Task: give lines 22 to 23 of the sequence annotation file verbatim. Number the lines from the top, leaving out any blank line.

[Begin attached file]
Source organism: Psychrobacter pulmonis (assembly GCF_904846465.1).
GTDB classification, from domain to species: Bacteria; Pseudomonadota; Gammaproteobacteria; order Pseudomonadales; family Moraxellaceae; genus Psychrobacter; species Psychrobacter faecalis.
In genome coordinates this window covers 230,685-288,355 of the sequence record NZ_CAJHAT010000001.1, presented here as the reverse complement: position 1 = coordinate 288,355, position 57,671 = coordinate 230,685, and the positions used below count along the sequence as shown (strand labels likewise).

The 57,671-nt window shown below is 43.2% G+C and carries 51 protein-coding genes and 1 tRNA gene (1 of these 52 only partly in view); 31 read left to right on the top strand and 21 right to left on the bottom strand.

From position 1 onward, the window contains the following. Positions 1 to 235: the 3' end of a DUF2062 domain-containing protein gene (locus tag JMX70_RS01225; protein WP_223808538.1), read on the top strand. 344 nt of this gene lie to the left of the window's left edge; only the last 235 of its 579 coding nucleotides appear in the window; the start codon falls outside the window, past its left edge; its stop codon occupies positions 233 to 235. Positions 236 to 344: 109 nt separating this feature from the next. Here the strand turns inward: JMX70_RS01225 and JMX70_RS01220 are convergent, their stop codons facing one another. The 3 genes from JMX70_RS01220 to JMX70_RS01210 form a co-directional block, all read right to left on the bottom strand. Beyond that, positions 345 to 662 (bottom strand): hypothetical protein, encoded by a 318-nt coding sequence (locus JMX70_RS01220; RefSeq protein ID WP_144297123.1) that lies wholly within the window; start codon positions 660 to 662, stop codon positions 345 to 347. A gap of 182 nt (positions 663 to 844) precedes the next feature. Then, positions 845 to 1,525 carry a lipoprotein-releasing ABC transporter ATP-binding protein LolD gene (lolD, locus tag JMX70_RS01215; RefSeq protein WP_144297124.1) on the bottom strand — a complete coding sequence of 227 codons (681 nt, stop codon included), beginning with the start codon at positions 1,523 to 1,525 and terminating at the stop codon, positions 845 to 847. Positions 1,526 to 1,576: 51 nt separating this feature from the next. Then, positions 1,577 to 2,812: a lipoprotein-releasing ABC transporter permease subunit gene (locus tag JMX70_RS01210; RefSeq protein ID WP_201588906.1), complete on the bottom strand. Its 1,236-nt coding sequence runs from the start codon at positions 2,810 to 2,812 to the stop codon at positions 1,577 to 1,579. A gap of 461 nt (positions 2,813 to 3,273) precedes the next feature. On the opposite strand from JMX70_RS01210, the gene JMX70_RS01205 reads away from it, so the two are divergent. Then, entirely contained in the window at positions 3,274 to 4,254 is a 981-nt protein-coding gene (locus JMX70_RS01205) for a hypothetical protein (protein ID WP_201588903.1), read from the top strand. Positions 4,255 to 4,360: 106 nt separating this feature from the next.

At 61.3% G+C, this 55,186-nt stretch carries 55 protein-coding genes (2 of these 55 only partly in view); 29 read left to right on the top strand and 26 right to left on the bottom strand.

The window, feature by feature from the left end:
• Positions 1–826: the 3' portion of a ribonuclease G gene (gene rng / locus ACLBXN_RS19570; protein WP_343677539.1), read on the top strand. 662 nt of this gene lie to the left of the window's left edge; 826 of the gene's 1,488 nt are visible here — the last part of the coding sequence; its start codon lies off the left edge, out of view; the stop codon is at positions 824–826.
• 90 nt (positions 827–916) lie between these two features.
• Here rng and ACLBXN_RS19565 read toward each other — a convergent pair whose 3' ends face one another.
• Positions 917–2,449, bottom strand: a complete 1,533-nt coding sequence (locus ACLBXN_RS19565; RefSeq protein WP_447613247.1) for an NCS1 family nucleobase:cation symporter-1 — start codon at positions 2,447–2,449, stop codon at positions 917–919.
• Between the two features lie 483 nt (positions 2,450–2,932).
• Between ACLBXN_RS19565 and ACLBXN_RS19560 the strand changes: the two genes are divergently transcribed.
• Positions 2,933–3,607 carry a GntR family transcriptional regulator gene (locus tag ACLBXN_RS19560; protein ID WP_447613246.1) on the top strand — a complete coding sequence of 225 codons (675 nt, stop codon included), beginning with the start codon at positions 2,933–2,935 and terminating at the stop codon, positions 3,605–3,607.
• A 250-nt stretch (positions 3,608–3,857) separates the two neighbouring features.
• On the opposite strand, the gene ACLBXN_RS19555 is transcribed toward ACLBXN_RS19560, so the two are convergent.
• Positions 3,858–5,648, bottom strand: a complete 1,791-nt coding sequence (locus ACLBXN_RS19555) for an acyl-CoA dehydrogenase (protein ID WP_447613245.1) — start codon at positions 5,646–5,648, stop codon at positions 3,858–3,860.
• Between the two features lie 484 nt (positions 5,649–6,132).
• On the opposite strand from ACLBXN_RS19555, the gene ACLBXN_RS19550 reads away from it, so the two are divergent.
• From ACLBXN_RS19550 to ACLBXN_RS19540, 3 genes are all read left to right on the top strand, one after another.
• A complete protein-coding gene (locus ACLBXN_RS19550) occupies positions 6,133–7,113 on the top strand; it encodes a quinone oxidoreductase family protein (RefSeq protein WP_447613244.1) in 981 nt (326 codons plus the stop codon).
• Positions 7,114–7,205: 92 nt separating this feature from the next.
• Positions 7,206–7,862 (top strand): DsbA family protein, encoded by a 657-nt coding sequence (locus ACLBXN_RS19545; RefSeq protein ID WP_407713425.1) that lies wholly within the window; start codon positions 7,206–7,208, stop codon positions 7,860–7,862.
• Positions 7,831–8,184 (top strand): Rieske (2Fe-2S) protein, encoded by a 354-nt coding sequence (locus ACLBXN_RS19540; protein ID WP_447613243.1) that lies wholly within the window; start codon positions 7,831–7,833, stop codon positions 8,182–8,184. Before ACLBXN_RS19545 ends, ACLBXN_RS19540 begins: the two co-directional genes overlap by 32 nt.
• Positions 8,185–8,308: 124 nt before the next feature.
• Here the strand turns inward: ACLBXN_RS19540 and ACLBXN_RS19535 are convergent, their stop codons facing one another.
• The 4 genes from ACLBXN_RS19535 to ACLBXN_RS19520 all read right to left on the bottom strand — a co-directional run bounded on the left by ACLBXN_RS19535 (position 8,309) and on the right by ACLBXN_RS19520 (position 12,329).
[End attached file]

• Positions 7,114–7,205: 92 nt separating this feature from the next.
• Positions 7,206–7,862 (top strand): DsbA family protein, encoded by a 657-nt coding sequence (locus ACLBXN_RS19545; RefSeq protein ID WP_407713425.1) that lies wholly within the window; start codon positions 7,206–7,208, stop codon positions 7,860–7,862.